Gift Wrapping Tips

Gift Wrapping Tips

Wrapping a gift is about “transforming it into something singular” says Toby Hanson, co-owner of Bell’occhio, a San Francisco store renowned for its beautiful and distinctive take on packaging gifts. The trend in gift wrap is to customize the packaging to suit the gift and the delight the recipient, so for ideas and inspiration, we asked Hanson and some other owners of stylish stores how they create unique

Jan Luck, owner of the Minneapolis fresh flower shop Brown & Greene, is often asked to “jazz up” a gift bought elsewhere. One way to do this, she says, is to top a package with fresh cedar or a tiny bunch of greens such as kale or St. John’s Wort, tying them in place with raffia. Luck also likes to use berries like bittersweet which “can be dried, making a lasting momento.” For an unexpected touch of color on a Christmas gift, she suggests using a pastel-colored flower such as a lisianthus, rose or a star of Bethlehem.

Fragrance fans adore the New York City store Aedes de Venustas with its selection of unusual perfumes so it’s not surprising that owners Robert and Karl embellish packages with a carefully balanced composition of scents; a simple box wrapped in silk ribbon is the starting point. The box is topped with fresh seasonal flowers or greens such as juniper berries “to give it a Christmas outfit” laughs Robert and a stick of Agaria incense is tucked into the ribbon. And when they open the package a final fragrant surprise greets the giftee; the present is sprinkled with Agraria’s Bitter Orange Potpourri.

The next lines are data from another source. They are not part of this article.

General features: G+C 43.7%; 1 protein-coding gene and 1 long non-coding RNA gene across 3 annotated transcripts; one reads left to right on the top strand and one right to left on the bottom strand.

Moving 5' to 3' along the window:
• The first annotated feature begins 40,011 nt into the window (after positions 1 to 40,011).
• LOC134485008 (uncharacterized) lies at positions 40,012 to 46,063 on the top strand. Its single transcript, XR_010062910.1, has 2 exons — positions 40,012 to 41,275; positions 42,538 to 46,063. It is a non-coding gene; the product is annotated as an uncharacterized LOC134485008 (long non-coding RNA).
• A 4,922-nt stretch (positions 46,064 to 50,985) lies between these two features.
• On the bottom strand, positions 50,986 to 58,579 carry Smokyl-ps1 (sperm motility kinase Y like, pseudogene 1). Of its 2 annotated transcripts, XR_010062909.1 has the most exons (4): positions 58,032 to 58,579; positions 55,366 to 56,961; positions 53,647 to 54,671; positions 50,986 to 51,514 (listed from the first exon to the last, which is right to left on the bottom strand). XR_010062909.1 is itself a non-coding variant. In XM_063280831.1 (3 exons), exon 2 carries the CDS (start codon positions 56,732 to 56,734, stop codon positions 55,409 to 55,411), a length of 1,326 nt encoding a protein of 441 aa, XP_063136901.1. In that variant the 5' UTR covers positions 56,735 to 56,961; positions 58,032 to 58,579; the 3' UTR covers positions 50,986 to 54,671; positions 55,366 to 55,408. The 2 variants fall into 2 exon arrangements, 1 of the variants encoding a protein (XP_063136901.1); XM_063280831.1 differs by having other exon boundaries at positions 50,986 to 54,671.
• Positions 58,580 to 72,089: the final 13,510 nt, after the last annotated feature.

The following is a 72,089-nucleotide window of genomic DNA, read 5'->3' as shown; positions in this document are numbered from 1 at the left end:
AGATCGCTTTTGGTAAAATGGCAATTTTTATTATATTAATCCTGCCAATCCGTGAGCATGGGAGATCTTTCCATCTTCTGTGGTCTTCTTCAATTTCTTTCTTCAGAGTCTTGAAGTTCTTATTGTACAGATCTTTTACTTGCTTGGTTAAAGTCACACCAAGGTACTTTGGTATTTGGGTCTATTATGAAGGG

Bell’occhio’s Toby Hanson says “You can make something look really elegant and sumptuous and luxurious in keeping what you’re giving or play on what you’re giving or make something lavish look humorous.” For the latter she suggests packaging a gift of pearls in an oyster-shaped box or diamond earrings in a box shaped like a lump of coal, then tying the box with bold red or textured silver metallic ribbon. Hanson fills snowball-shaped boxes with fake snow, then nestles the gift inside “so there’s a flutter of snow when the box is opened.” In addition to novelty shaped boxes, Bell’occhio carries custom-made boxes in unusual colors, this years selection includes chocolate brown with white edging and mint green with black edging. Hanson likes to pack a present inside a beautiful box because then “the entire gift is something special.”

Hanson counsels that unique gift wrap does not have to be difficult, or expensive. “If you use cheaper ribbons put them together in way that has charm; like using many belts of ribbon or a fretwork of ribbon on a package to create something the giftee will appreciate and you enjoy wrapping.”